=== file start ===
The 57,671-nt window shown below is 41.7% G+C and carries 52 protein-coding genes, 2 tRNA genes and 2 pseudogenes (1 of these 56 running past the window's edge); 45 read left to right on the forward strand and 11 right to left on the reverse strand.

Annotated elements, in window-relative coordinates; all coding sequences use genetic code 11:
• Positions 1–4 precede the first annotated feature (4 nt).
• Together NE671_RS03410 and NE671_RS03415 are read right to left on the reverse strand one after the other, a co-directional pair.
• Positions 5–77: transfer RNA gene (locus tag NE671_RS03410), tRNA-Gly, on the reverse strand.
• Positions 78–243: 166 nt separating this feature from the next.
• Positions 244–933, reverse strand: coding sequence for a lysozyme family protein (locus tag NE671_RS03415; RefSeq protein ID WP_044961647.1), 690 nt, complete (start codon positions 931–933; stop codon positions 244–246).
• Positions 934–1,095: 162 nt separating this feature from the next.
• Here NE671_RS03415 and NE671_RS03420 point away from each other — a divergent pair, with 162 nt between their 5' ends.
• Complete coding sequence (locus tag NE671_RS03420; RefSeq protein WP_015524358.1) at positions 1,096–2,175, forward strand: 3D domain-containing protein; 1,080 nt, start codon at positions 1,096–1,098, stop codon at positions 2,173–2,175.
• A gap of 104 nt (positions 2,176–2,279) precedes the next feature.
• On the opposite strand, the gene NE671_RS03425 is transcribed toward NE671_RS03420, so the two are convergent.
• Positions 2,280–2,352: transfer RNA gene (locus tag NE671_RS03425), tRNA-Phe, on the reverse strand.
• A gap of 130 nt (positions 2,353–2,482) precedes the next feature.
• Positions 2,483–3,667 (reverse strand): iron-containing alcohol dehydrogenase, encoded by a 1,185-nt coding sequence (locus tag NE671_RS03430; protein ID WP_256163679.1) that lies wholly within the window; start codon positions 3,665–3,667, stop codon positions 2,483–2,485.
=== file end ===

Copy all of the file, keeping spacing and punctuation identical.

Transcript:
The 57,671-nt window shown below is 41.7% G+C and carries 52 protein-coding genes, 2 tRNA genes and 2 pseudogenes (1 of these 56 running past the window's edge); 45 read left to right on the forward strand and 11 right to left on the reverse strand.

Annotated elements, in window-relative coordinates; all coding sequences use genetic code 11:
• Positions 1–4 precede the first annotated feature (4 nt).
• Together NE671_RS03410 and NE671_RS03415 are read right to left on the reverse strand one after the other, a co-directional pair.
• Positions 5–77: transfer RNA gene (locus tag NE671_RS03410), tRNA-Gly, on the reverse strand.
• Positions 78–243: 166 nt separating this feature from the next.
• Positions 244–933, reverse strand: coding sequence for a lysozyme family protein (locus tag NE671_RS03415; RefSeq protein ID WP_044961647.1), 690 nt, complete (start codon positions 931–933; stop codon positions 244–246).
• Positions 934–1,095: 162 nt separating this feature from the next.
• Here NE671_RS03415 and NE671_RS03420 point away from each other — a divergent pair, with 162 nt between their 5' ends.
• Complete coding sequence (locus tag NE671_RS03420; RefSeq protein WP_015524358.1) at positions 1,096–2,175, forward strand: 3D domain-containing protein; 1,080 nt, start codon at positions 1,096–1,098, stop codon at positions 2,173–2,175.
• A gap of 104 nt (positions 2,176–2,279) precedes the next feature.
• On the opposite strand, the gene NE671_RS03425 is transcribed toward NE671_RS03420, so the two are convergent.
• Positions 2,280–2,352: transfer RNA gene (locus tag NE671_RS03425), tRNA-Phe, on the reverse strand.
• A gap of 130 nt (positions 2,353–2,482) precedes the next feature.
• Positions 2,483–3,667 (reverse strand): iron-containing alcohol dehydrogenase, encoded by a 1,185-nt coding sequence (locus tag NE671_RS03430; protein ID WP_256163679.1) that lies wholly within the window; start codon positions 3,665–3,667, stop codon positions 2,483–2,485.